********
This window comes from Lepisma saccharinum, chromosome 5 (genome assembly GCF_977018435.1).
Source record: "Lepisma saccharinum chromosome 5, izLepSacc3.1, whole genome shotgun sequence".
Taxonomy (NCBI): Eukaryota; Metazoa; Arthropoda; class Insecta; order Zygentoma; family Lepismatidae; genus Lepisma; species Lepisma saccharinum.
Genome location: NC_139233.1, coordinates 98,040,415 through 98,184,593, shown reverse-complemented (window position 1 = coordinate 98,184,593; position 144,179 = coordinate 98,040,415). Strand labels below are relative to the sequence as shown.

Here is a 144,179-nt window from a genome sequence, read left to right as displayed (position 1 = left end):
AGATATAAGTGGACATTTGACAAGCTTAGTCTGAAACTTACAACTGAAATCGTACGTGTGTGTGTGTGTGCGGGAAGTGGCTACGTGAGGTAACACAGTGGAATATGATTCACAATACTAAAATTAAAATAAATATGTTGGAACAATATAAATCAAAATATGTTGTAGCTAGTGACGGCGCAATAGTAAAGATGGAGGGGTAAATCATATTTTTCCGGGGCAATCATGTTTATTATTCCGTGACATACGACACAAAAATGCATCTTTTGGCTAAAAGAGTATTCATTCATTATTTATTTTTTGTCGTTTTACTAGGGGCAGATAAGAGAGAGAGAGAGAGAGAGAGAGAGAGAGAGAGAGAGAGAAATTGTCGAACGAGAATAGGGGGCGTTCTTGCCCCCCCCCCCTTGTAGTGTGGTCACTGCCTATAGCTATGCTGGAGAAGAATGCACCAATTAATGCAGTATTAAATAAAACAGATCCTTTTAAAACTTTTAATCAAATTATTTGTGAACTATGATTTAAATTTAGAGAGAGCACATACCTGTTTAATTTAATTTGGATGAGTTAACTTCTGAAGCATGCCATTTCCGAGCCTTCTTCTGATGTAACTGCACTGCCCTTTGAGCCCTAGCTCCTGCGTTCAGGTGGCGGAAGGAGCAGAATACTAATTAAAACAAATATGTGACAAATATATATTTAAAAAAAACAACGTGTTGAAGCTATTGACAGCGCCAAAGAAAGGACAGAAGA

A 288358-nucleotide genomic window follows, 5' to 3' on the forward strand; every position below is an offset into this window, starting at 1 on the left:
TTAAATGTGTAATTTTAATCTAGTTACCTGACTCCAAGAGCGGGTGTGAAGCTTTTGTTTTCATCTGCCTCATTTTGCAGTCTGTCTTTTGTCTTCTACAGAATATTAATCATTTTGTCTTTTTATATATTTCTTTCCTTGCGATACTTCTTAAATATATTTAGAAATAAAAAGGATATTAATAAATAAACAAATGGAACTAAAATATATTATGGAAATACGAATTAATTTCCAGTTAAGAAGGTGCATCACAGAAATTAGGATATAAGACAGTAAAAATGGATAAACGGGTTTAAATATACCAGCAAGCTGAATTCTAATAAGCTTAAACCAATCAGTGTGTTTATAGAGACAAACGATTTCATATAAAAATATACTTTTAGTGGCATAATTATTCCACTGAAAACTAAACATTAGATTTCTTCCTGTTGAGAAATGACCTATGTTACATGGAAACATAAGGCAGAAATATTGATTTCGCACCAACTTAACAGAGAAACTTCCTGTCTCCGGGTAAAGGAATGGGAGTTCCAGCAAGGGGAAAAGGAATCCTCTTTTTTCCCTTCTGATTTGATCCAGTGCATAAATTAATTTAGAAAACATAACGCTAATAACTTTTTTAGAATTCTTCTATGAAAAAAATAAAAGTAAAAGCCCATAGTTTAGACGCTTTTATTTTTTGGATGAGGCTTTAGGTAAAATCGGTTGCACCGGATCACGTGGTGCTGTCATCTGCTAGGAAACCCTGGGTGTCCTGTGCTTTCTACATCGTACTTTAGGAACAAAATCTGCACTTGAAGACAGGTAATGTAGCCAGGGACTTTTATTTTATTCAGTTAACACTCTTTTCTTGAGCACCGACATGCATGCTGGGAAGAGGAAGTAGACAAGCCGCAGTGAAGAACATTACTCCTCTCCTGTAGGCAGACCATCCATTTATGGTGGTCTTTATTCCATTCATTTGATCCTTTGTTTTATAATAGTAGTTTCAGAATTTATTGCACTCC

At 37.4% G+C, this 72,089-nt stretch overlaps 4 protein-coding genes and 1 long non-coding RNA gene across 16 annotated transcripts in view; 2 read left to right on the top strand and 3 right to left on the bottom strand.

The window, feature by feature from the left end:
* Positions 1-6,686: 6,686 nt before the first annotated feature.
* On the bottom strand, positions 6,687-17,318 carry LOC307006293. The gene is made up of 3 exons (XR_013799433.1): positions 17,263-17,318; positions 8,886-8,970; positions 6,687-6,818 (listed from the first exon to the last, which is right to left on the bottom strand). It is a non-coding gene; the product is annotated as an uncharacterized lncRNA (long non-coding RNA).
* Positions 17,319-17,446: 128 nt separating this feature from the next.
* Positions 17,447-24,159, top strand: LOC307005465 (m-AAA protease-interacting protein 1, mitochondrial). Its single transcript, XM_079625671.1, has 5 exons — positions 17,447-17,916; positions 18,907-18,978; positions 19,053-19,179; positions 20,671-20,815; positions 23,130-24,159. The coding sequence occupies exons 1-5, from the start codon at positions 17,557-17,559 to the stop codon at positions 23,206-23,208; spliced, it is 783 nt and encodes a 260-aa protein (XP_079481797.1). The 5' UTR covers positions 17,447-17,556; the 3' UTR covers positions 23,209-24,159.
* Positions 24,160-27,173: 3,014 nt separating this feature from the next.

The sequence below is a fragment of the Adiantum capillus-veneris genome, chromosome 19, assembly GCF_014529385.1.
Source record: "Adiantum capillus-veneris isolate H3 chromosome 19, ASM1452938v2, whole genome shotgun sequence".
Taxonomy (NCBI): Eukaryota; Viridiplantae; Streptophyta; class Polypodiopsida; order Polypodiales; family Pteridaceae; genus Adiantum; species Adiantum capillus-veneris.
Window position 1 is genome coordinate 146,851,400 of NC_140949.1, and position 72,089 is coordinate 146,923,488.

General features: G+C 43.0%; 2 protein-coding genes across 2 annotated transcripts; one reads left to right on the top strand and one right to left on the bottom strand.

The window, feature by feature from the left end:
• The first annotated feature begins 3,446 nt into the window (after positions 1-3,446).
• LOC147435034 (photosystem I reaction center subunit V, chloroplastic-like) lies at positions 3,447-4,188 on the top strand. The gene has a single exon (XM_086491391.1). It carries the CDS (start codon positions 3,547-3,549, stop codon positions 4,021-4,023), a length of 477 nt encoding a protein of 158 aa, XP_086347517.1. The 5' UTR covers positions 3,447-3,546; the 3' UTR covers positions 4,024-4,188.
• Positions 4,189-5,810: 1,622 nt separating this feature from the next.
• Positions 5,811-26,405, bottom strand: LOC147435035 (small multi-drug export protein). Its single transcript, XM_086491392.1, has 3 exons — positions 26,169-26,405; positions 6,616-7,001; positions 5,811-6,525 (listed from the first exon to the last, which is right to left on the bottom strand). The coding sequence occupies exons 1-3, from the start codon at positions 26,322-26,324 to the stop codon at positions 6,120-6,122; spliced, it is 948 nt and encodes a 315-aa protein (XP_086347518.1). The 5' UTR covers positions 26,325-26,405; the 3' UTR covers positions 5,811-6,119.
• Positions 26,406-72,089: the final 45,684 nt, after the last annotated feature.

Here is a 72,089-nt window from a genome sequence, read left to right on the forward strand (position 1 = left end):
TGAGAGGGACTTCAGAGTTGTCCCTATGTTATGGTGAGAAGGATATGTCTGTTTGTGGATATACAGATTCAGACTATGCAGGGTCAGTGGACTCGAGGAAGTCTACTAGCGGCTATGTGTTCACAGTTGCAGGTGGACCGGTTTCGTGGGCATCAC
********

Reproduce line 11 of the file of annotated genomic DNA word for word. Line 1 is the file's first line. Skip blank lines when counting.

* Positions 1-6,686: 6,686 nt before the first annotated feature.